Named one of the "Ten Small Bay Area Theater Companies You Should Know" by the "San Jose Mercury News, Butterfield 8 will be changing its structure in order to continue bringing innovative work to Contra Costa County.
The company had taken over the lease at Cue Productions Live in Concord several years ago and struggled, like so many small companies, to make the rent each month and all the other expenses involved with running a theater.
In order to keep the company intact, Butterfield 8 will move from a season structure to a project-by-project format.
"This will allow us to really focus on one or two projects at a time and bring them to fulfillment without the pressure of keeping a roof over our head. This will also allow us to do more original works," says managing director Maureen Williams.
Original leaseholder Carole Davis, who also engineered and built the theater, has agreed to take over the lease with Butterfield 8 renting it as needed.
"We may also explore performing in other venues and in other cities, making our productions accessible to additional patrons who might not have been able to attend our shows," adds Williams.
The company will present George Bernard Shaw's "Pygmalion" from Sept. 19—Oct. 13, directed by John Butterfield.
Shaw's barbed attack on the British class system features Donald L. Hardy as Henry Higgins, and Becky Potter as Eliza Doolittle, with Ali Arman, Deborah Black, Jake Breckinridge, Alan Cameron, Deborah Doyle, Gary Mutz, Bailie Simpson and Maureen-Theresa Williams.
Just in time for Halloween, a staged reading of Victorian horror stories titled "Gaslight and Ghost Stories" follows on Oct. 25-26. For more information and ticket reservations, call 800-838-3006 or go to www.b8company.com.
While Contra Costa County might be experiencing another year of below-average rainfall, it's nothing like the drought endured by the characters in N. Richard Nash's romantic comedy, "The Rainmaker."
Town Hall Theatre Company presents the 1930s saga of Lizzie Curry (Caitlin Evenson), her family and fellow residents of a Depression-era small town and their desperate need for rain.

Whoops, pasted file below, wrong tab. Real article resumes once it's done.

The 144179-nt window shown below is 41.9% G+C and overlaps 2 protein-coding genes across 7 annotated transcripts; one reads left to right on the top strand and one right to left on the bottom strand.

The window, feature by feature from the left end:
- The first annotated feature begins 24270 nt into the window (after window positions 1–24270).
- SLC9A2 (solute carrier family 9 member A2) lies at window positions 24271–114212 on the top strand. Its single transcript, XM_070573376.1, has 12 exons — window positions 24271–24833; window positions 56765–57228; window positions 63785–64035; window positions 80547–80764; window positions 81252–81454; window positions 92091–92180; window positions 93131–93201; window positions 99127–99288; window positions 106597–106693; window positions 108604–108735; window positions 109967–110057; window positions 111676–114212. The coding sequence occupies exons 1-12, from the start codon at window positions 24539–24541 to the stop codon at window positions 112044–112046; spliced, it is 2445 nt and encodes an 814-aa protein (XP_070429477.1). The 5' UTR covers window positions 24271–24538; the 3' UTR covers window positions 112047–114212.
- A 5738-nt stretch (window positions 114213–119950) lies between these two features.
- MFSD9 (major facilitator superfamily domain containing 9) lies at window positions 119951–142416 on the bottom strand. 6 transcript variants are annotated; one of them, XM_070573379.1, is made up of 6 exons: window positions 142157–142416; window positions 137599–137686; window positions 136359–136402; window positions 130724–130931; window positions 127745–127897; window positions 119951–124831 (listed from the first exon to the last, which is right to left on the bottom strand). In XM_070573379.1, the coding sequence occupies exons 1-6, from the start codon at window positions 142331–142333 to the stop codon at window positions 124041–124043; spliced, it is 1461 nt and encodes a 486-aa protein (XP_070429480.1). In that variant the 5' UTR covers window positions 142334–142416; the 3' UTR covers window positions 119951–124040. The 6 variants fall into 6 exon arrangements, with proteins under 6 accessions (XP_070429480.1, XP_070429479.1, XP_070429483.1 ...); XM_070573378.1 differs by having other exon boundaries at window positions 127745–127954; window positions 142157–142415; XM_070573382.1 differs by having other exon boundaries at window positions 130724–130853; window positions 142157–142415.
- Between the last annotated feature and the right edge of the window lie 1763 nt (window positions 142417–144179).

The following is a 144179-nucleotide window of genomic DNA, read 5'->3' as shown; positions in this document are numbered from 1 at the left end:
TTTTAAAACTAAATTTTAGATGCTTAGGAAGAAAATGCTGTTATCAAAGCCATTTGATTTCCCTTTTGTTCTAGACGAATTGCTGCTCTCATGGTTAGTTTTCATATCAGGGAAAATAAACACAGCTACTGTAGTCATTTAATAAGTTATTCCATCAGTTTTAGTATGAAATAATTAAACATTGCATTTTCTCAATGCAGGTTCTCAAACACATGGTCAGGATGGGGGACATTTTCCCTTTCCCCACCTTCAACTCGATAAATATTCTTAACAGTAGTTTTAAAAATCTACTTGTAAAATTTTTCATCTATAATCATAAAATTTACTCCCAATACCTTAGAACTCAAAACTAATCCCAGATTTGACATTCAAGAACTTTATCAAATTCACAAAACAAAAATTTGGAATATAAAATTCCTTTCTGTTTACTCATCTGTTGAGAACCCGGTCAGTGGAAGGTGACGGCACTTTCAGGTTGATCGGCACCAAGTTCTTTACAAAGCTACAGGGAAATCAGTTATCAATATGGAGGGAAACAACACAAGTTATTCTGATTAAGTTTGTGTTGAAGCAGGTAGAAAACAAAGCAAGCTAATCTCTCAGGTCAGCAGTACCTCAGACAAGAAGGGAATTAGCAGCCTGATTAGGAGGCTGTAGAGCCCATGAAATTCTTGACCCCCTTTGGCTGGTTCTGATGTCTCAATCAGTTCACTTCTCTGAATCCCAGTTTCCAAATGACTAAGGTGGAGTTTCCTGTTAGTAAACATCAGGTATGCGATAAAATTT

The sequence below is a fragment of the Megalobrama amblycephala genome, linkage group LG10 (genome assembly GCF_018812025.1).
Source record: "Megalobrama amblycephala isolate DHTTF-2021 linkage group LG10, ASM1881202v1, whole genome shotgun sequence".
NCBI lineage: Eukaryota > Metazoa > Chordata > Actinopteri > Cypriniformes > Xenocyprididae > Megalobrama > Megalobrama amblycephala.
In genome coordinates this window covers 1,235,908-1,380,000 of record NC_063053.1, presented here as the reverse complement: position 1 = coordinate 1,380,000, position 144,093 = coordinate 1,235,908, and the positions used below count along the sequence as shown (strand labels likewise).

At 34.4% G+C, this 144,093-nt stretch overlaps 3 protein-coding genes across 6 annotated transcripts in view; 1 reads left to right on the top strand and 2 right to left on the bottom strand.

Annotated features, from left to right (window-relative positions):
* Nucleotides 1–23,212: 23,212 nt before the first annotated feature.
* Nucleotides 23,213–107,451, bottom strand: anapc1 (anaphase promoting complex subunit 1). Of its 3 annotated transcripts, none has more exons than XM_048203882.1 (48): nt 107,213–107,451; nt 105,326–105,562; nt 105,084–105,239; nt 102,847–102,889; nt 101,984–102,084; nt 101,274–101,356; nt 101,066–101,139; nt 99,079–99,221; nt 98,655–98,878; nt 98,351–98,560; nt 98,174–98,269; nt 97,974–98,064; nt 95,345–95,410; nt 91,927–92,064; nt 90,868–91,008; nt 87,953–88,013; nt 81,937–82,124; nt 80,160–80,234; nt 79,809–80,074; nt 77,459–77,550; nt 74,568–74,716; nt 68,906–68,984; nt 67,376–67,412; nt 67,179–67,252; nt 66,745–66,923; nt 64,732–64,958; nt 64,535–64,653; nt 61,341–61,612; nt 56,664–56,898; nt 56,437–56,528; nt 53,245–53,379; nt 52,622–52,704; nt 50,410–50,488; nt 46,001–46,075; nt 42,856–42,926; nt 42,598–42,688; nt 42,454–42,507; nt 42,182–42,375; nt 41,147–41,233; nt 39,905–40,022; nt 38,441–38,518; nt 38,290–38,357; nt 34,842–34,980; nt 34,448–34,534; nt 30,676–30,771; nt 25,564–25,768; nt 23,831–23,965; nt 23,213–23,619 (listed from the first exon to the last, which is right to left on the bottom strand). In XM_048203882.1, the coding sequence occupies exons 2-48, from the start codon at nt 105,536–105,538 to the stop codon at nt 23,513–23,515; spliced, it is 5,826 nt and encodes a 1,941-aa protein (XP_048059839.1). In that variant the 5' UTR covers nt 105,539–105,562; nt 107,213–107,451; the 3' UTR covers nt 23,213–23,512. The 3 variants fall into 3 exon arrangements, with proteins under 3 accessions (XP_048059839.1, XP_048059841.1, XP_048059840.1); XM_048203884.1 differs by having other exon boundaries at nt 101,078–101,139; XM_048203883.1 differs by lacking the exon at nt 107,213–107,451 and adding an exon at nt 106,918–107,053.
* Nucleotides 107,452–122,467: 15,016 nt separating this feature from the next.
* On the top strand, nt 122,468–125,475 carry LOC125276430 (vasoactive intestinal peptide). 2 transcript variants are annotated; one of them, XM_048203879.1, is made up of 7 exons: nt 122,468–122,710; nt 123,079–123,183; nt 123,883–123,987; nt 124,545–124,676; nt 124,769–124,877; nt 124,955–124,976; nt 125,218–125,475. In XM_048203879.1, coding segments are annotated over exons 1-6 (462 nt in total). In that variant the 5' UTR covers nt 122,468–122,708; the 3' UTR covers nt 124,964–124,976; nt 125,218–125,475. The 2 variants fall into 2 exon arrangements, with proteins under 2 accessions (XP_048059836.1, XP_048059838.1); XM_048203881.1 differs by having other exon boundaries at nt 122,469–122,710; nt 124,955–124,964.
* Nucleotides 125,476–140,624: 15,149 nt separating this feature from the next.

Just when all seems lost, the mysterious Bill Starbuck (Joel Roster) comes upon the scene. But is he really a rainmaker or just another charlatan looking for a fast buck?
Directed by recently appointed artistic director Derrick Silva, the show runs Sept. 12-Oct. 5, at the company's historic Lafayette theater. Call 925-283-1557 or go online to www.townhalltheatre.com.
Orinda Starlight Village Players opened "Escape to Bedlam" this past weekend. The fantasy tale involves Edgar Allan Poe's visit to an insane asylum in search of ideas for his tales of mystery and the macabre. Of course, he finds much more than he expects.
Local playwright and actor Malcolm Cowler adapted Poe's short stories to create the play, which he says, "is not for the fainthearted." Performers include Kelly Hanson, Ken Sollazzo, Jill Gelster, Al Guaraglia and Ian "PJ" Williams as Edgar Allan Poe.
The show runs at 8:30 p.m. Fridays and Saturdays through Sept. 28, at the Orinda Community Park Amphitheater. There is a 4 p.m. Sunday, Sept. 22 performance, and an 8 p.m. show Thursday, Sept. 26. There is no show Sept. 20.
For tickets, call 925-528-9225 or go to www.orsvp.org. Bring a receipt from an Orinda restaurant and receive two regular admissions for the price of one. Receipt must be for the night of the performance.
Those attending the opening night of O'Neill's "Anna Christie," a joint venture with Role Players Ensemble and the Eugene O'Neill Foundation, were surprised at how much humor the show contained, and even a hopeful ending. Definitely must be early O'Neill!
"Anna Christie" continues through Sept. 21, at the Village Theatre in Danville followed by O'Neill's original version of the Pulitzer Prize-winner "Chris Christophersen" from Sept. 26—29, at O'Neill's Danville home, Tao House.
Contact Sally Hogarty at firstname.lastname@example.org.